Those of us who have grown up as Twins fans know that world series championships don’t come along very often, and if you were alive in 1987 it was as if a breath of sweet relief was taken by an entire state and region of professional sports fans. A giant exhale, after years of holding our collective breaths. We would all love for the Timberwolves, Wild, and Vikings to win a world championship, but I’m not sure any of us would bet much on the odds of that happening in our lifetimes, especially if we’re older than thirty. That Twins championship, and then the 1991 Championship validated lifetimes of waiting, and made us feel like we were all a part of something much bigger than ourselves. We could use that feeling again now.

Blyleven, of course, was an integral part of that 1987 World Championship, and it seems so fitting that after suffering through the mediocrity of the Twins teams upon which he played in the 1970s, he’d get the opportunity to come back to his MLB roots and win the first championship for his first team (It wasn’t Bert’s first championship, as he had won one with the Pirates) but it was “our” first championship.

Blyleven’s role as a Twin when I was first old enough to follow them, and then his role in our first championship, is one of the reasons Blyleven has always been one of my favorite players. I think he could speak well for welcoming baseball back for us, and we know that he’d speak from the heart, because we know he cares about us, and we need that right about now.

I remember asking Bert during a Royals/Indians game in 1985 (long unnecessary story about why I’d be at a Royals/Indians game in 1985) if he’d heard the rumors about the Twins wanting to make a deal and get him back. Blyleven always struck me as one of the most honest, genuine guys who sometimes (and history reflects this in certain instances) wore his emotions on his sleeve and told people what he thought.

It’s so hypocritical of us to want athletes to be real people like the rest of us, and then to excoriate them when they do something real, and Bert suffered through some of that, like many athletes did. But Bert answered my question, even though I was just a student attending a game and yelling a question at an MLB pitcher, but he answered me, and as I recall it, he said “that’d be great.”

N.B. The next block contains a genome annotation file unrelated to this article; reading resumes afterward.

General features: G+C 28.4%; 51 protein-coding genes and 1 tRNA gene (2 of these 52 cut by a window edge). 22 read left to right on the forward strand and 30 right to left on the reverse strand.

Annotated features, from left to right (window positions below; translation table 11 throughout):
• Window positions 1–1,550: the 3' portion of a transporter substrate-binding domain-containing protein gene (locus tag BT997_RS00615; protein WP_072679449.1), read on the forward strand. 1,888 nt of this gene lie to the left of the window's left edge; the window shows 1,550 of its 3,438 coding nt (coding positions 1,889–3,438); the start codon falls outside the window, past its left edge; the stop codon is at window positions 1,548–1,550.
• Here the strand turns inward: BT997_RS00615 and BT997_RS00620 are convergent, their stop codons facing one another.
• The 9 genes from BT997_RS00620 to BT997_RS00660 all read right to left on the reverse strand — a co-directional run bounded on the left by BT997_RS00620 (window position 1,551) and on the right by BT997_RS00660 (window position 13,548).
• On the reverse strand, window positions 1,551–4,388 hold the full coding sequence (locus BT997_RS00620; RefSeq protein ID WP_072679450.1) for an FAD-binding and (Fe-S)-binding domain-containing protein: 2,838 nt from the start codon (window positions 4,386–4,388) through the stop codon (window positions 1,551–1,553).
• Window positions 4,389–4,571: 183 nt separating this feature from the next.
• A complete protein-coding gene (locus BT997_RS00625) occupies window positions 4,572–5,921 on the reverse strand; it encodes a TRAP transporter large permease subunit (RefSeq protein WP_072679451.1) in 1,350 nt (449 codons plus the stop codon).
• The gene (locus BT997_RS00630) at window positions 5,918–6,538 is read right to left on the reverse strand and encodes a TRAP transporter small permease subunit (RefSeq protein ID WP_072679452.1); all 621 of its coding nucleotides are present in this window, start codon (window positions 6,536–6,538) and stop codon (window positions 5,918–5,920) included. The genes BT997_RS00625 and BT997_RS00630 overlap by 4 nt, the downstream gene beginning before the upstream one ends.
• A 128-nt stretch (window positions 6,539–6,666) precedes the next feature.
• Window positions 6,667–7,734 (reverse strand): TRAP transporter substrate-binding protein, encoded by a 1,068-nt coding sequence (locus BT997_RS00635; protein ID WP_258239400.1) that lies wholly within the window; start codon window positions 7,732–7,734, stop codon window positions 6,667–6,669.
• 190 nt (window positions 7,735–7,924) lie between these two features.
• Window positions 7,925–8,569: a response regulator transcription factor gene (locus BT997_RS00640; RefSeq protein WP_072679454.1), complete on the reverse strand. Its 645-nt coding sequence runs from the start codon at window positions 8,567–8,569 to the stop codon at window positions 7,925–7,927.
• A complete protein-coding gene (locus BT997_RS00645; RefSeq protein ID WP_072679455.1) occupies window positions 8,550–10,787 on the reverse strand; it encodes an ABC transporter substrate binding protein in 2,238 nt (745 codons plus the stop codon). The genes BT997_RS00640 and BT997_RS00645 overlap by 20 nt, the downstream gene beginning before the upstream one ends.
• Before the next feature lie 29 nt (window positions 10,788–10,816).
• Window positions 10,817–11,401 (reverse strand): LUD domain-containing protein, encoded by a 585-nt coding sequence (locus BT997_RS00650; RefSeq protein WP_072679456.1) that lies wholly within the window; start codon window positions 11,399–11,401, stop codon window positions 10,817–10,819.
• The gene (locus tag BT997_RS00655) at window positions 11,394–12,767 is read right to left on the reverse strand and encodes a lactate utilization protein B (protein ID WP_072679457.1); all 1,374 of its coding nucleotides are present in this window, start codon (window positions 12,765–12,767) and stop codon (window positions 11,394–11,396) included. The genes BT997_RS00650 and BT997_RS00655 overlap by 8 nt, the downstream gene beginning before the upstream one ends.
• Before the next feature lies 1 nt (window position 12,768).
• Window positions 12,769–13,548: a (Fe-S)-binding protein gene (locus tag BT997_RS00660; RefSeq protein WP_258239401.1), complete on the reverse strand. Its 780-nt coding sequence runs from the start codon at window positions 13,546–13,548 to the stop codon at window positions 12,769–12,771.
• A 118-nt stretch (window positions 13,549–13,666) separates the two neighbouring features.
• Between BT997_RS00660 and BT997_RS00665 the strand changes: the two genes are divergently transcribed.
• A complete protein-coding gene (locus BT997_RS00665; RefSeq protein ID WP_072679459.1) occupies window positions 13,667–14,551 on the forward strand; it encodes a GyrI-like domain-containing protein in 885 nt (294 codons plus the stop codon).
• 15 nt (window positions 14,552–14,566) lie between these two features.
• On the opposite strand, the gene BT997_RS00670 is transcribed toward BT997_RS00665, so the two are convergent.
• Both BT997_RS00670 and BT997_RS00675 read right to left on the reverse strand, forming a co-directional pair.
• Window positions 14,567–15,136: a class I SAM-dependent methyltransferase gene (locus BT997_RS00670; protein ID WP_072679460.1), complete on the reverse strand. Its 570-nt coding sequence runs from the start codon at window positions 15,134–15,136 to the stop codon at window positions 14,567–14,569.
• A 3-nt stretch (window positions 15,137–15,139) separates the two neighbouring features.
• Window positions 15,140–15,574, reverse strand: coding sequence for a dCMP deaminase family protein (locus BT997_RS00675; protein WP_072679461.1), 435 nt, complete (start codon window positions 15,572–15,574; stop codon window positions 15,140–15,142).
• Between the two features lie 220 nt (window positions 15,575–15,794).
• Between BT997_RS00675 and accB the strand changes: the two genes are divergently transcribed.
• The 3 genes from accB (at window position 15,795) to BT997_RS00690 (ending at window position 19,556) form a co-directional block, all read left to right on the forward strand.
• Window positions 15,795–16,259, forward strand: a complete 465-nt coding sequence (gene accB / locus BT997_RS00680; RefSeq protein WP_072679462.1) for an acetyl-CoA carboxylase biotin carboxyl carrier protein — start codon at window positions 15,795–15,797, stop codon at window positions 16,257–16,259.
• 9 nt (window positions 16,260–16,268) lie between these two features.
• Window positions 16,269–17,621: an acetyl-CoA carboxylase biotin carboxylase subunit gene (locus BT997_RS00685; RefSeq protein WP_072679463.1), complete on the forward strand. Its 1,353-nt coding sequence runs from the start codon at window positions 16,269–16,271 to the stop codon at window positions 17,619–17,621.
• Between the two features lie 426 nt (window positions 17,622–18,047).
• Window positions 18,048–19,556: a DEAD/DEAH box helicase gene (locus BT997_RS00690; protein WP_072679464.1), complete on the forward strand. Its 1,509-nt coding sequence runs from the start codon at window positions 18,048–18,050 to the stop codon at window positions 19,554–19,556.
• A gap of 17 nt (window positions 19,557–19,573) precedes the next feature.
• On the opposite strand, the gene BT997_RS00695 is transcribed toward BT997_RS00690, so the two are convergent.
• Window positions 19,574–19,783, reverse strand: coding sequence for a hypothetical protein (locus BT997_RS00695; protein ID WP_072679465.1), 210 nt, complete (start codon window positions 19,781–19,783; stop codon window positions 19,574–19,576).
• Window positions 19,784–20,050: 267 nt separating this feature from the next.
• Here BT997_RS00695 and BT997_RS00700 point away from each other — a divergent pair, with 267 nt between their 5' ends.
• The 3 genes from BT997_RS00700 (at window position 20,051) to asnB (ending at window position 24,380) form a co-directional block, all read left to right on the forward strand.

He didn’t leave the Twins on the best of terms, and while I’m willing to blame Calvin Griffith for all of that, and Bert for none of it, the truth is, not all fans probably felt the same way. Bert could’ve held a grudge against the organization, or he could’ve shrugged off the question, but he did neither, he was positive (as he always appears to be), and he was genuine.

Many years later, I found myself living in Rhode Island and attending a Twins-Red Sox game at Fenway Park with my young sons. While they were born after Bert’s career had ended, I had managed to convince them that they should try to meet my favorite Twins pitcher. So, after the game, we wound our way behind home plate in the funky old concourses of Fenway Park and waited by the Press Elevator area to see if Bert would come down that way. He did, and even as a young father, I remember saying “Mr. Blyleven, you were my favorite Twin, it’s great to see you” or some such meaningless drivel, that celebrity athletes probably endure all the time.

Bert could’ve easily ignored me, could’ve pretended not to have heard me, could’ve done many things, but what he did was come over to me, shake my hand, and greet my sons. He leaned down to them, asked them if they were playing baseball and how their seasons were going. He was, in a phrase, a genuinely nice guy. Sometimes meeting your heroes goes very wrong, I’m pleased to say that didn’t happen for me.

From a Minnesota perspective, the Twins did something that no other Minnesota team could do, then or now, even though we’re almost thirty years past the 1991 World Championship. (I don’t want to slight the Lynx, as I know they’ve had championship success, but they had it soon, and thus their fans hadn’t suffered as a result of historical futility). In contrast, long time Minnesota sports fans have suffered through the North Stars lack of a championship (it would figure, of course, that after they moved to Dallas, they’d win the Stanley Cup), the lack of championships for the Wild, Timberwolves, and the almost frightening history of the Vikings, whether it’s wide right or wide left, or just why’d that have to happen?

Justice delayed can be justice denied, but then again, justice ultimately achieved seems sweet indeed. Blyleven was a major part of our “justice” in 1987 and I think he should play a major role when we return.